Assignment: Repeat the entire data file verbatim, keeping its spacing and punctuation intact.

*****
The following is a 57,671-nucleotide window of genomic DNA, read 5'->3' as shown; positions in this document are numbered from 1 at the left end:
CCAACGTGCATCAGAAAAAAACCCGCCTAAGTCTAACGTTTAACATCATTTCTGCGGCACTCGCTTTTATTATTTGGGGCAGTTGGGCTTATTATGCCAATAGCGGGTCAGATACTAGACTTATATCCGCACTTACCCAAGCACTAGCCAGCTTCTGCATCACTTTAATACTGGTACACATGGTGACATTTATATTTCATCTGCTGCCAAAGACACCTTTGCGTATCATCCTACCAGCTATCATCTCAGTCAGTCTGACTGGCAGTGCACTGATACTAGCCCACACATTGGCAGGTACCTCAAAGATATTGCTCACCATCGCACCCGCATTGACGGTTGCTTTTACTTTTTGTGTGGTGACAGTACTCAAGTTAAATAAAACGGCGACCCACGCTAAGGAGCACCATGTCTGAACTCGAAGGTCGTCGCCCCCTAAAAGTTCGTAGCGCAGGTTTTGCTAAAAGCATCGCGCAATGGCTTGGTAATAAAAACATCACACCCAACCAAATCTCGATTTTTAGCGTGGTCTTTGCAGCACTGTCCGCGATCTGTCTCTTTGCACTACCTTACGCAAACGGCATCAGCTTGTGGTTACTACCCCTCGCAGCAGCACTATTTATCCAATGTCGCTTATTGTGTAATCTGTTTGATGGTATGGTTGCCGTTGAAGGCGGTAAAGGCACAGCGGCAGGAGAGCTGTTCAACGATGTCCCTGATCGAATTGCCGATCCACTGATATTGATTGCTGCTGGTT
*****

The following is a 57,671-nucleotide window of genomic DNA, read 5'->3' as shown; positions in this document are numbered from 1 at the left end:
CCAACGTGCATCAGAAAAAAACCCGCCTAAGTCTAACGTTTAACATCATTTCTGCGGCACTCGCTTTTATTATTTGGGGCAGTTGGGCTTATTATGCCAATAGCGGGTCAGATACTAGACTTATATCCGCACTTACCCAAGCACTAGCCAGCTTCTGCATCACTTTAATACTGGTACACATGGTGACATTTATATTTCATCTGCTGCCAAAGACACCTTTGCGTATCATCCTACCAGCTATCATCTCAGTCAGTCTGACTGGCAGTGCACTGATACTAGCCCACACATTGGCAGGTACCTCAAAGATATTGCTCACCATCGCACCCGCATTGACGGTTGCTTTTACTTTTTGTGTGGTGACAGTACTCAAGTTAAATAAAACGGCGACCCACGCTAAGGAGCACCATGTCTGAACTCGAAGGTCGTCGCCCCCTAAAAGTTCGTAGCGCAGGTTTTGCTAAAAGCATCGCGCAATGGCTTGGTAATAAAAACATCACACCCAACCAAATCTCGATTTTTAGCGTGGTCTTTGCAGCACTGTCCGCGATCTGTCTCTTTGCACTACCTTACGCAAACGGCATCAGCTTGTGGTTACTACCCCTCGCAGCAGCACTATTTATCCAATGTCGCTTATTGTGTAATCTGTTTGATGGTATGGTTGCCGTTGAAGGCGGTAAAGGCACAGCGGCAGGAGAGCTGTTCAACGATGTCCCTGATCGAATTGCCGATCCACTGATATTGATTGCTGCTGGTT